Longer Life Expectancy Calls for Smart Planning

Category: Estate Planning

Longer Life Expectancy Calls for Smart Planning

Data from a recent census shows that Americans today are living much longer than our predecessors. During the age of the American Revolution, Americans were expected only to live long enough to reach 23 years. A century ago, the average life expectancy was 47. For these Americans, retirement planning was virtually useless, since few people lived to see retirement age.

By comparison, today, the average 65-year-old couple has an 80 percent chance that one partner will reach 85. That’s why careful planning for the future is crucial for the modern-day American.

When planning for retirement and your estate, it’s important to consider the following factors:

Living longer than expected. With longer life expectancy comes unique financial concerns. Living longer than you had planned could mean that you outlive your savings. It’s advisable to plan for retirement with the supposition that you will live at least five years longer than your current health, lifestyle, and genetics would predict.

Passing sooner than expected. However, just because life expectancy is increasing doesn’t mean that accidents and surprises can’t happen. There is always a possibility that you may pass sooner than you expect, which is why a solid estate plan is just as vital as a good retirement plan. Through careful estate planning, you can ensure that your children, spouse, other family members are provided for, and that your retirement savings and other assets go to the people you care about.

When making arrangements for the future of you and your family, it’s a good idea to plan for every possibility. To give you a general sense of what kind of financial strategies and legal tools you can incorperate into your plan for the future, we’ve included brief guides to both the financial and estate-planning side of things below.

Financial Planning for Increased Life Expectancy

Financial Planning for Increased Life Expectancy

Living longer means you’ll have more time to spend with the people you love and do the things you’ve dreamed of. However, if you want to ensure your retirement is free of financial stress, you need to plan wisely.

Here are some basic retirement strategies to consider:

Saving matters. Hopefully, you have already begun saving for retirement. If not, you should start as soon as possible, putting away a certain amount every month in increasing amounts. You should set savings goals for yourself, and follow your plan strictly.

Contribute to a 401k or other retirement savings plan. If your work offers a 401k or other retirement savings plan, you should sign up and contribute the maximum amount you can. These types of plans are generally an excellent choice for retirement savings, since contributions are conveniently deducted from your paycheck and you will have to pay less in taxes.

Contribute to an IRA. With an Individual Retirement account (IRA), you can arrange to have a certain amount regularly deducted from a bank account. IRAs are smart ways to save, and offer numerous tax advantages.

Estimate your Social Security benefits. Social Security typically pays an average of about 40 percent of what your income was before you retired.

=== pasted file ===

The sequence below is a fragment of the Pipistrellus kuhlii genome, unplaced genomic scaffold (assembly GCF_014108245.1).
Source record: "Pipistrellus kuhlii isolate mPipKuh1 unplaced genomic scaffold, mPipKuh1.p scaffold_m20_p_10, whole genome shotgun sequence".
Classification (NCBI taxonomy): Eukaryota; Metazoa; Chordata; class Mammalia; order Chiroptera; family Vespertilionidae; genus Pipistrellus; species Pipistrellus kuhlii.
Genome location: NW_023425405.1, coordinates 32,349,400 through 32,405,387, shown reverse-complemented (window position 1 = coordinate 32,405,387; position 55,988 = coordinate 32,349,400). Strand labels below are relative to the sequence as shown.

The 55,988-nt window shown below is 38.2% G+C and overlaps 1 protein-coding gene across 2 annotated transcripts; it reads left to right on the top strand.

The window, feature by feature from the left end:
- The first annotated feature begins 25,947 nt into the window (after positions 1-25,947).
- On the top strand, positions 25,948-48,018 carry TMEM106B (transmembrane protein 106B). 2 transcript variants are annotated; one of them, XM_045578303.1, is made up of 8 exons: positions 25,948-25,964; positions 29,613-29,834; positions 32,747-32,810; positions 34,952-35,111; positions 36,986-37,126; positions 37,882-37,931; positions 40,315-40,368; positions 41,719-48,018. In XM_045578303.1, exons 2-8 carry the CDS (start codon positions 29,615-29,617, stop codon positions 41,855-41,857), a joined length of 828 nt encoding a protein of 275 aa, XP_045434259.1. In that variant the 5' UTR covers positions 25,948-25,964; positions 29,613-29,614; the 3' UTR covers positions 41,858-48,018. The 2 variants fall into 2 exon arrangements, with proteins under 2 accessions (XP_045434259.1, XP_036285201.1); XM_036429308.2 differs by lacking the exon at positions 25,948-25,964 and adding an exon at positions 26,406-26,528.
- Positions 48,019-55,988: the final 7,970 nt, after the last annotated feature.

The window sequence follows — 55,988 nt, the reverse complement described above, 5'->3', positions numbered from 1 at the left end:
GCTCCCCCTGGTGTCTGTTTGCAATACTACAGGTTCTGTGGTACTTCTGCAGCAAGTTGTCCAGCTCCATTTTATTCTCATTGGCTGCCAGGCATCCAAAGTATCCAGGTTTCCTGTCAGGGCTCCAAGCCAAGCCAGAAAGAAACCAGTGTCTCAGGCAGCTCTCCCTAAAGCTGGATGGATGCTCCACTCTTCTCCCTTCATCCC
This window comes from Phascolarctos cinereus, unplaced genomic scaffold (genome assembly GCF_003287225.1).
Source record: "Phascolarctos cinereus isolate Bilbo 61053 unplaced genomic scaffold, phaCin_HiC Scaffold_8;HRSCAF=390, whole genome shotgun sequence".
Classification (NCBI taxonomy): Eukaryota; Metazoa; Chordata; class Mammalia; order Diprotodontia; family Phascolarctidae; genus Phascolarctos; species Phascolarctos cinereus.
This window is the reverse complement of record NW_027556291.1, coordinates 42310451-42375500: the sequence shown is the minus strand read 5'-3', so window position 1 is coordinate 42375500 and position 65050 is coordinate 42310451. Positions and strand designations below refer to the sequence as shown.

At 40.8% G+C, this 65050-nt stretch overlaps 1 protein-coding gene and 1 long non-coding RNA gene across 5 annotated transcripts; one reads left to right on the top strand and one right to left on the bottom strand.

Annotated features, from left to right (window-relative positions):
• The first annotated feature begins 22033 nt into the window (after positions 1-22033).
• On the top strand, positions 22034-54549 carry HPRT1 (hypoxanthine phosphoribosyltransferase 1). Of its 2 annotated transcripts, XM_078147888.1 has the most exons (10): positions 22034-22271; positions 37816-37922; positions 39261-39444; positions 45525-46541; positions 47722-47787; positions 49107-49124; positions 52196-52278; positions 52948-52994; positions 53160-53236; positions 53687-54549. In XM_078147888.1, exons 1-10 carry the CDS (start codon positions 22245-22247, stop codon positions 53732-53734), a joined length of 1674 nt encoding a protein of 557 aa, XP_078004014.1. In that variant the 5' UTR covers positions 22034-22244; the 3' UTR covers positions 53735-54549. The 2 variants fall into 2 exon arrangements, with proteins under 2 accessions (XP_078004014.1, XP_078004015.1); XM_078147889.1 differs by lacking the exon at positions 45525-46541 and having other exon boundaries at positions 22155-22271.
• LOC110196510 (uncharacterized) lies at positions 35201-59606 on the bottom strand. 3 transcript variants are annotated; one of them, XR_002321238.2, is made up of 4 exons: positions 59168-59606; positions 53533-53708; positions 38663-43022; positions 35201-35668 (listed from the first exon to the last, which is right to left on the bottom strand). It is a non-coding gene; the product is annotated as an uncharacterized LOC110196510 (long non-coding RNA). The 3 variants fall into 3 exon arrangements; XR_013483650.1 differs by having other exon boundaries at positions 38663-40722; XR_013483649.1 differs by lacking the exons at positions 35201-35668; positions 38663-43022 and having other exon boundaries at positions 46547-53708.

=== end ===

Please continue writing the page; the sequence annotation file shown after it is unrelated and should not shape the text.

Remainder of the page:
Important Estate Planning Considerations for Unexpected Passing

Important Estate Planning Considerations for Unexpected Passing

Just as it is important to plan for a longer life expectancy, it’s crucial to plan for an unexpectedly shorter one as well. Estate planning can help to ensure your family is left in a good financial situation after your death, and to make it so your savings, property, and other assets go to the people and organizations you care about.

To plan for the event of an unexpected passing, it’s important to:

Create a Last Will and Testament. Creating a will allows you to instruct your survivors how to distribute which assets, and to whom in the event of your unexpected passing.

Maintain liquid savings. You should maintain adequate liquid savings to support your family during the months that your estate is going through probate.

Invest in life insurance. You should take out a life insurance plan and arrange a death benefit amount that could help your family make up for your lost income, as well as to pay for special occasions such as university and marriages.

Designate beneficiaries. It’s important to make sure that you have correctly designated your intended beneficiaries on life insurance and retirement accounts.

Of course, every family and estate is unique, so it’s a good idea to consult with an estate planning attorney when planning for the future. Your probate lawyer may be able to evaluate your financial situation and present circumstances, and help you create a strong estate plan that protects your own interests, as well as the interests of the people you love.

About the Author:

Christopher Q. Wintter is the founder of Wintter & Associates, P.A. and a board-certified expert in Trust and Estate matters by the Florida Bar. With more than 24 years’ experience as a practicing attorney, he also serves as an instructor and faculty member for the National Institute of Trial Advocacy (NITA)—the nation’s leading provider of legal advocacy skills training to practicing attorneys—and has earned the AV® Preeminent™ rating with LexisNexis Martindale Hubbell. He was also selected for inclusion in Florida Super Lawyers for 2011 and 2012 in Estate and Trust Litigation.